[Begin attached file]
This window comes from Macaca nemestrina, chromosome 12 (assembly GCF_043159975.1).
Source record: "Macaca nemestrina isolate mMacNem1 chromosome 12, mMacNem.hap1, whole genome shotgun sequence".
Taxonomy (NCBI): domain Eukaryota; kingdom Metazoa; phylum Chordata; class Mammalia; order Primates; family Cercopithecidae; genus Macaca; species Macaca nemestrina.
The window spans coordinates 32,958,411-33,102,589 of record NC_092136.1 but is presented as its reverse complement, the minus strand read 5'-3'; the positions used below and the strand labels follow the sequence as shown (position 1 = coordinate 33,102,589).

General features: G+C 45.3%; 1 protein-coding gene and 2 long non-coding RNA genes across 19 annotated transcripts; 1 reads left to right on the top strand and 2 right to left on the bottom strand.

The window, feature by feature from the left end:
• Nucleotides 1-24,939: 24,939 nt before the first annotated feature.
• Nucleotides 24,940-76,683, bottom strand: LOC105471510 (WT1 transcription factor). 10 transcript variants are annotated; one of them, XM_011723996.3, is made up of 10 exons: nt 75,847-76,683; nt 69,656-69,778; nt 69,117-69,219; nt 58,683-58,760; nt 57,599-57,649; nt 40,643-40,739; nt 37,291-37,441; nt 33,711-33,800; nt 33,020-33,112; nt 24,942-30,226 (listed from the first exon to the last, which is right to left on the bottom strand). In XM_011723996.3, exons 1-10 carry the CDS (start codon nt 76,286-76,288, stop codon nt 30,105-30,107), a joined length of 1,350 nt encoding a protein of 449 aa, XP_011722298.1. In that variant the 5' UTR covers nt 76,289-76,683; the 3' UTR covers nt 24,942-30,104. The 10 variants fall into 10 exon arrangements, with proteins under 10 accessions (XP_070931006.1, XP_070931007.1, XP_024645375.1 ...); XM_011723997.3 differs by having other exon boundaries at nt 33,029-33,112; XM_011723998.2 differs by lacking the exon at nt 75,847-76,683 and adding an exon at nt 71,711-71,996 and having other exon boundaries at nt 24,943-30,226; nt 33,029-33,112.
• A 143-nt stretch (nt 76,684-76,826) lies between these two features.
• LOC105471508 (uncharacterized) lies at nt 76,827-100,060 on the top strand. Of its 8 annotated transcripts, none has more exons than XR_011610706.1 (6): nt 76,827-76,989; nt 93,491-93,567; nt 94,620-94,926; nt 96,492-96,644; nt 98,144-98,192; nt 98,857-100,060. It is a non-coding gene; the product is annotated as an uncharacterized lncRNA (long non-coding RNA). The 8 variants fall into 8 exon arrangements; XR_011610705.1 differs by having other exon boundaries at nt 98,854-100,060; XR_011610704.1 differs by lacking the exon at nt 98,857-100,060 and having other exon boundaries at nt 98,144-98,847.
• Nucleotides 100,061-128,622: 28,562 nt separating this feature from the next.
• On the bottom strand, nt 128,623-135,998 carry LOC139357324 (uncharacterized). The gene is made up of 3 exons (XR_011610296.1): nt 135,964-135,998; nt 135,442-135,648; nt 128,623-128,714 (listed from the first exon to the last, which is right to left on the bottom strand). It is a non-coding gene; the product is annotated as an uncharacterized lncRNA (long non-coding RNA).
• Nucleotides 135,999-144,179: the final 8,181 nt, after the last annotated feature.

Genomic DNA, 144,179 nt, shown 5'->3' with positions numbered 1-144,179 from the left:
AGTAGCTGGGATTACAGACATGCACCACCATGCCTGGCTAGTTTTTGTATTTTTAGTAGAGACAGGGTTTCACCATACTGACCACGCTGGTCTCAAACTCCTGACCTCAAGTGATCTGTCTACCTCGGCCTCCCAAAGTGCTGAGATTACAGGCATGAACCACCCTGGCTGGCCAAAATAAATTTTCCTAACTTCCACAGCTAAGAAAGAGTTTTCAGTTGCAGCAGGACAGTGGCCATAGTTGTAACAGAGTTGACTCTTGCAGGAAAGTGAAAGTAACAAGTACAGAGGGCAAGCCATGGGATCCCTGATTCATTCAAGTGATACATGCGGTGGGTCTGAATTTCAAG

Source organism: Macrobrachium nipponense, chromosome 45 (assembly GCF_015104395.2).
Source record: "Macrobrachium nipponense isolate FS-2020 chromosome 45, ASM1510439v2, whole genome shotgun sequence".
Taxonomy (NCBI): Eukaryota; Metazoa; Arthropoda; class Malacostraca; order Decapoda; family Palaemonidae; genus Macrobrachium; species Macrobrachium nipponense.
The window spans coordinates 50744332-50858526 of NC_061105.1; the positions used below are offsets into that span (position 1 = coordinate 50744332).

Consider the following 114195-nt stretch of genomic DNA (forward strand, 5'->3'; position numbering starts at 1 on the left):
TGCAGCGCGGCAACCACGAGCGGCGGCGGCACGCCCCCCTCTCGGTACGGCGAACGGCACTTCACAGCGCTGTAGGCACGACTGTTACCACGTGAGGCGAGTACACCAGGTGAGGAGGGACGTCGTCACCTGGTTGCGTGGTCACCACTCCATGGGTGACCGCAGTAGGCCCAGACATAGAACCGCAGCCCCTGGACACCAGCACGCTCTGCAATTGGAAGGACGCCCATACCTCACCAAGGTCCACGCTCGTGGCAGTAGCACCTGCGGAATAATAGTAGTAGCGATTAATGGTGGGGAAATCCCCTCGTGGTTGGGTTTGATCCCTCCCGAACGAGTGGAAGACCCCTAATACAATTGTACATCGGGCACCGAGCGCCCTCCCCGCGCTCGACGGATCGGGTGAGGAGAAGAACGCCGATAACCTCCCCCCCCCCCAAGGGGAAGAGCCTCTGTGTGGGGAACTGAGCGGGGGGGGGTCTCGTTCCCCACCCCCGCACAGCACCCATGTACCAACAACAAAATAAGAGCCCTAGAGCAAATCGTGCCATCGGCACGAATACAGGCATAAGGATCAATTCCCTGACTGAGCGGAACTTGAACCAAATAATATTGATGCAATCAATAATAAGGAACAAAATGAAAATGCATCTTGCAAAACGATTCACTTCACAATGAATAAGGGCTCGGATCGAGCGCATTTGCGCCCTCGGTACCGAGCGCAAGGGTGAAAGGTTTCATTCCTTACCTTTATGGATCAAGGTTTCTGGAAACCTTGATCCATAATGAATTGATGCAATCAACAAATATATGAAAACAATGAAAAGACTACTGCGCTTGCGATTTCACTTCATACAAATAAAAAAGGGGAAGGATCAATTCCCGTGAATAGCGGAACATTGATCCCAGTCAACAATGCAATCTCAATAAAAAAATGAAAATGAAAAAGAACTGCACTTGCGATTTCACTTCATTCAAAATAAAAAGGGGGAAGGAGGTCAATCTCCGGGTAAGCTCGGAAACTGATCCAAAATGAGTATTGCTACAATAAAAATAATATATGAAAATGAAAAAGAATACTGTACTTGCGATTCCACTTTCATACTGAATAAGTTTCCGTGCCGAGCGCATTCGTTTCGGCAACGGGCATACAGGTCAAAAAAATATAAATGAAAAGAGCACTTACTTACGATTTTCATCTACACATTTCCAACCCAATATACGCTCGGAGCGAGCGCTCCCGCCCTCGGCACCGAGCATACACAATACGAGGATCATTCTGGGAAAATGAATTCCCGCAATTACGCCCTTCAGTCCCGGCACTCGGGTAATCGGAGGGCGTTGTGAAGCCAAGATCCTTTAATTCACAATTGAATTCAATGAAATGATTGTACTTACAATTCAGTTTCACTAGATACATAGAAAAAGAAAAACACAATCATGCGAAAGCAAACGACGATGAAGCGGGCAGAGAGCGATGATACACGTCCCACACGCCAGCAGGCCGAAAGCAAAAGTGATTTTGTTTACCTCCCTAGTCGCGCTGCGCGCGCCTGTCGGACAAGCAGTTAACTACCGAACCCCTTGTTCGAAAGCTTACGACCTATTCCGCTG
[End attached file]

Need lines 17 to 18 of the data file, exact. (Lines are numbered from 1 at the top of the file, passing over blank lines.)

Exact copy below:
Source record: "Macrobrachium nipponense isolate FS-2020 chromosome 45, ASM1510439v2, whole genome shotgun sequence".
Taxonomy (NCBI): Eukaryota; Metazoa; Arthropoda; class Malacostraca; order Decapoda; family Palaemonidae; genus Macrobrachium; species Macrobrachium nipponense.